We observed a 21% reduction in symptomatic VTE with the use of physician alerts. This rate trended toward but did not achieve statistical significance. The overall rate of VTE prophylaxis was low, despite fewer than half of patients in the intervention group receiving any preventive measures. However, patients for whom a physician alert was issued were more than twice as likely to receive VTE prophylaxis.
In our prior trial of electronic alerts, the reduction in symptomatic VTE was 41%, compared with 21% in the present study. This was surprising because the median age was 73 years in this study compared with 63 years in the electronic alert study. A history of VTE was present in 30% in this study compared with 20% in the electronic alert trial. The older patient population and higher rate of prior VTE should have provided the substrate for higher baseline VTE rates and for greater reductions in symptomatic DVT and PE than we observed. Based upon the event rate in this trial, we would have needed to enroll approximately 9,000 patients to detect a significant difference (with 80% power) in symptomatic VTE between the two groups.
The most likely explanation for the lesser reduction in symptomatic VTE in this trial is the fundamental difference between the two trials: human versus computer alerts. We had thought that the “personal touch” of direct staff communication with the Attending Physician might be more effective than an impersonal computer-generated alert in raising awareness of a patient’s VTE risk, encouraging prophylaxis utilization, and reducing symptomatic VTE events. However, based on our data, it is likely that a computer alerting system is inherently more effective. Computer-based systems can provide direct access to a wide range of decision-support tools, including evidence-based practice guidelines, that would not be possible through a human alerting system.5, 6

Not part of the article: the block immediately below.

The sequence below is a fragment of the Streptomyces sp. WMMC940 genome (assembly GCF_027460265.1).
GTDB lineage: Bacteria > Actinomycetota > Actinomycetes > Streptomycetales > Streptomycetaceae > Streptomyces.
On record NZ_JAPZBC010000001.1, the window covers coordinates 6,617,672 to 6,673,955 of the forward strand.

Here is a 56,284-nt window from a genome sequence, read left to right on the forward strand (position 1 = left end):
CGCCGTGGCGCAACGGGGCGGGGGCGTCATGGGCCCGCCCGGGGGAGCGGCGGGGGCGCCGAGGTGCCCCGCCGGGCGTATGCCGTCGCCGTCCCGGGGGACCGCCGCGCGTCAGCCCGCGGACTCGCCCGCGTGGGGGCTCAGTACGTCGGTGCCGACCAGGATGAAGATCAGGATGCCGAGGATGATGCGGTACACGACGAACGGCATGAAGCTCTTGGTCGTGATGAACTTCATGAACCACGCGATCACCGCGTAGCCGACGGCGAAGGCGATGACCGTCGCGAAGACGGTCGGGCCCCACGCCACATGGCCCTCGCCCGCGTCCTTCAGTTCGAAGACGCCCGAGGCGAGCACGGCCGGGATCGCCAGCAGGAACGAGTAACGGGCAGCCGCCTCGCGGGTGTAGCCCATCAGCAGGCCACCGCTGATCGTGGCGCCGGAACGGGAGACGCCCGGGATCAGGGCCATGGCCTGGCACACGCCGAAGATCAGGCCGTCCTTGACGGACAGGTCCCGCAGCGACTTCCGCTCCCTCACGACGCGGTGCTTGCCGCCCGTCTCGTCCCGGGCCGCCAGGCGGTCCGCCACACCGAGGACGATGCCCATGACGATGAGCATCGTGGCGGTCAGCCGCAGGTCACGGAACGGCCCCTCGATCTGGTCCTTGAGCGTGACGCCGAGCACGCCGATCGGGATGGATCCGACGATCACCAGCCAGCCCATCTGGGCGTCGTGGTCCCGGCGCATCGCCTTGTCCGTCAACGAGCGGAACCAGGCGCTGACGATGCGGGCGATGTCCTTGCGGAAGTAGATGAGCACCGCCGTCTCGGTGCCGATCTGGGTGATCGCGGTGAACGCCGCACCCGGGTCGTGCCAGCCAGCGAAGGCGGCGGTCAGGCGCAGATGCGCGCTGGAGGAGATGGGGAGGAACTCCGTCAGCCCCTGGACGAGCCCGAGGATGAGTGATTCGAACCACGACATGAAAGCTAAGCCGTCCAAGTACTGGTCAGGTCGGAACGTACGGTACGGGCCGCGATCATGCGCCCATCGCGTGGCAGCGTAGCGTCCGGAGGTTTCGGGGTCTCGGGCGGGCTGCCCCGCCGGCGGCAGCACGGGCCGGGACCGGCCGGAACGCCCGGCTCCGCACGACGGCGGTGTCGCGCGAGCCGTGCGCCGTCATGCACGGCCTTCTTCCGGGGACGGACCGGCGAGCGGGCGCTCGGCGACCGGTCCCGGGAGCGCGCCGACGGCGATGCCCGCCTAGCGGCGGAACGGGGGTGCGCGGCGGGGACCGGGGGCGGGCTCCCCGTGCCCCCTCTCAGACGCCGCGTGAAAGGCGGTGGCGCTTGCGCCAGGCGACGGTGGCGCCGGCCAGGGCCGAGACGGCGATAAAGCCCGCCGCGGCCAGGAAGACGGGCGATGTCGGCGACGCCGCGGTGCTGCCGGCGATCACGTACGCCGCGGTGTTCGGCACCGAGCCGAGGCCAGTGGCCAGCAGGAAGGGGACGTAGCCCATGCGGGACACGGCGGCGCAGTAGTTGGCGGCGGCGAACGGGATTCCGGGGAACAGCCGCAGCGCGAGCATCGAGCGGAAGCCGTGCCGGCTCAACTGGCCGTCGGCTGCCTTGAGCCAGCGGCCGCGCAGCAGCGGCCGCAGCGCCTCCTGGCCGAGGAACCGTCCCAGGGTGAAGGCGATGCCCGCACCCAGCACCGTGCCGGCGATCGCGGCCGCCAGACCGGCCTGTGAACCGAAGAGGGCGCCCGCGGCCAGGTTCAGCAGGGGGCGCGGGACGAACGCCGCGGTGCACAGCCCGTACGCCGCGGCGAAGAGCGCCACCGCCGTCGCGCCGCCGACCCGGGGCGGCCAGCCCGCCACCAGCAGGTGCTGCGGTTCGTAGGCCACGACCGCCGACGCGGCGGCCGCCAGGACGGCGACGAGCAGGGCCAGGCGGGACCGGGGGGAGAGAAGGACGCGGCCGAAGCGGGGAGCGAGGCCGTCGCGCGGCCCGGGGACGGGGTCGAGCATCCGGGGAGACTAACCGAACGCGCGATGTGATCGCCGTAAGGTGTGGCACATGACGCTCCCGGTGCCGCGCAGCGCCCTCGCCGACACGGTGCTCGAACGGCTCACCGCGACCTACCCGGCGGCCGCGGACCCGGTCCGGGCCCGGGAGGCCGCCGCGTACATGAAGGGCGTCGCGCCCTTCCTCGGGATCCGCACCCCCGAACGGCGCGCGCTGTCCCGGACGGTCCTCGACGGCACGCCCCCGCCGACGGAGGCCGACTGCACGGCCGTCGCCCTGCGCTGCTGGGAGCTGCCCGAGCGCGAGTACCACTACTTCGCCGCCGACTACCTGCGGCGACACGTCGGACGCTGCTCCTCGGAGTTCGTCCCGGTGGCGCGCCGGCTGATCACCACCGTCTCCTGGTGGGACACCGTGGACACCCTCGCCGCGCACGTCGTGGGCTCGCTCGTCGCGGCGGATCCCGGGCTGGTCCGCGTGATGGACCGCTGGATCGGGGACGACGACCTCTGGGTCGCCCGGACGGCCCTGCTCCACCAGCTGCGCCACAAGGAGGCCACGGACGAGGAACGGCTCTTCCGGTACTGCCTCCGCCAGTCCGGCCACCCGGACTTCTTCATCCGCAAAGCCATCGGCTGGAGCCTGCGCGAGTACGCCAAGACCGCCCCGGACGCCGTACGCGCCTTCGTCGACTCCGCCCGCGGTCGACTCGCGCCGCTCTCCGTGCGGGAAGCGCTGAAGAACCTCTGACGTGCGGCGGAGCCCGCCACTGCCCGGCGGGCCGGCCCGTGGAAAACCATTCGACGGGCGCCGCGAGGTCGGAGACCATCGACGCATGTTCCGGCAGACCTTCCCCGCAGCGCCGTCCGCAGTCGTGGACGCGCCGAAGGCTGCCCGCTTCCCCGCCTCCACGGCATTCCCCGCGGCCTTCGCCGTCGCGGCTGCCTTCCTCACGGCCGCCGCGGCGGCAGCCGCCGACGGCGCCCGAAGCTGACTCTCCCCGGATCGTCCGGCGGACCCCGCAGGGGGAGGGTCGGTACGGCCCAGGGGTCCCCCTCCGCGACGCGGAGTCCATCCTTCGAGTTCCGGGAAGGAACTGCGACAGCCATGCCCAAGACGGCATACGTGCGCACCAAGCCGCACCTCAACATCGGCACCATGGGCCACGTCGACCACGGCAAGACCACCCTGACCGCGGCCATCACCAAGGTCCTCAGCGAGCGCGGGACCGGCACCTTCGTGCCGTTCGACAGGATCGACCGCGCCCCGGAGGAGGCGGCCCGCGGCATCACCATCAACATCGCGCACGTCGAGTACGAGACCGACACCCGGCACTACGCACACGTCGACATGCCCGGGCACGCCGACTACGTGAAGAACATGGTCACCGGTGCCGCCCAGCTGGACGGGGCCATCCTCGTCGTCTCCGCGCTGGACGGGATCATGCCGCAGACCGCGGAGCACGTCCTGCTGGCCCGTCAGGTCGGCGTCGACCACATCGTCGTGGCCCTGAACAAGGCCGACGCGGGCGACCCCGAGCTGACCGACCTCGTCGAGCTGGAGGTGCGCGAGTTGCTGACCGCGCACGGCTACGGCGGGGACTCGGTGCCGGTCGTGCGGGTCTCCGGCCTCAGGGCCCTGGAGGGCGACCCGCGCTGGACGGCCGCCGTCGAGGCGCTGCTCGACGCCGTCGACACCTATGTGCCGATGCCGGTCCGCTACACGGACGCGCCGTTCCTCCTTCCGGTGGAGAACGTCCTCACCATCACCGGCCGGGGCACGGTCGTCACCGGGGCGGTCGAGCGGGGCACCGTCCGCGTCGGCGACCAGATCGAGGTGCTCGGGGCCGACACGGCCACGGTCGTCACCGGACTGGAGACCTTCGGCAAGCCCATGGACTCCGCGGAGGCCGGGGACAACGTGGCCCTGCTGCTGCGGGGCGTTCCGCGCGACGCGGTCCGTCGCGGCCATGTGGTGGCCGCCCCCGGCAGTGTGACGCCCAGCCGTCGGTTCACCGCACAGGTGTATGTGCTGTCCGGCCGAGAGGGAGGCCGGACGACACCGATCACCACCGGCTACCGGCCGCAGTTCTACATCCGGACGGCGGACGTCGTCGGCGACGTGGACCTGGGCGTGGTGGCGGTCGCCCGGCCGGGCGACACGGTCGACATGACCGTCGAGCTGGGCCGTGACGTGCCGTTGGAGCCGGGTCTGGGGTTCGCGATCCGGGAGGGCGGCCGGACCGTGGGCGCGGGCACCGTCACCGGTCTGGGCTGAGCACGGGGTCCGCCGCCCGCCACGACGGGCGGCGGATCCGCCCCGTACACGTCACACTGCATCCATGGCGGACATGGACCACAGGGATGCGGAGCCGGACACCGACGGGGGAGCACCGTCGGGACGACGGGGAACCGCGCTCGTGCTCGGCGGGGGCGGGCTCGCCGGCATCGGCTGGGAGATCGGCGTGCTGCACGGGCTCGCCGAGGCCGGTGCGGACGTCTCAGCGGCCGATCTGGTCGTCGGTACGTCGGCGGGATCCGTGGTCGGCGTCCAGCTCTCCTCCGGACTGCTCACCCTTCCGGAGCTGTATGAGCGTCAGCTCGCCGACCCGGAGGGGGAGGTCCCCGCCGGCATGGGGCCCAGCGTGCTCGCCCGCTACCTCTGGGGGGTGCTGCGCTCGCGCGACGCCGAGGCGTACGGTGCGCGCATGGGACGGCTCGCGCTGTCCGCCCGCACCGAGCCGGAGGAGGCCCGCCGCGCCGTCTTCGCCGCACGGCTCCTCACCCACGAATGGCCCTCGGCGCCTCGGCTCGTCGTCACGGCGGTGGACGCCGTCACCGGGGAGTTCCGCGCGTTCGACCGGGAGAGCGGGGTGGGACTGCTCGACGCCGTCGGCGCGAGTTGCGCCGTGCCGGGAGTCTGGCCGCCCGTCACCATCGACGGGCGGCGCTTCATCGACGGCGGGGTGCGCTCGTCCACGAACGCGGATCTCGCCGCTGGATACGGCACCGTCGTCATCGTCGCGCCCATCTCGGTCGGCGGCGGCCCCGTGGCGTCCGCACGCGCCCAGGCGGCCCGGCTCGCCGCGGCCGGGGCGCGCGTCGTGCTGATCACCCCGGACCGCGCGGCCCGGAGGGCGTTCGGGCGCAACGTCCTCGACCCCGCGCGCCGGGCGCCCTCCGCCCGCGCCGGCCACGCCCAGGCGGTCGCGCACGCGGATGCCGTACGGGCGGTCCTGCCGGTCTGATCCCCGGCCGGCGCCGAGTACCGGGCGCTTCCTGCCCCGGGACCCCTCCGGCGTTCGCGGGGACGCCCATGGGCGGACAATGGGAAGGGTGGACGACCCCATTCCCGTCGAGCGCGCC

A computer-based alerting system, such as the one used in our previous trial, may be more difficult to ignore because it forces the clinician to acknowledge the alert before the clinician can continue using the electronic medical record or order entry program.7
Finally, computer-based alerting systems aimed at improving VTE prophylaxis may maintain effectiveness over time better than a human alerting system.8
Nevertheless, we do recognize that there were no direct comparisons between the two alerting modalities and that the setting of the two studies was different.
While a smaller reduction in symptomatic VTE was noted with human alerts compared with computer alerts, VTE prophylaxis was ordered more often in the intervention group of the current trial (46%) compared with the intervention group of the prior study (33%). Although lower than expected, the reduction in symptomatic VTE may have reached significance if prophylaxis rates in the intervention group had been higher. For each 0.1% decrease in symptomatic VTE, the current study required a 4% increase in prophylaxis utilization. The trial would have achieved statistical significance if there had been an additional absolute decrease in symptomatic VTE of 0.6%, yielding a VTE rate of 2.1%. A prophylaxis rate of 74% rather than the observed 46% should have reduced the rate of symptomatic VTE to the target of 2.1%.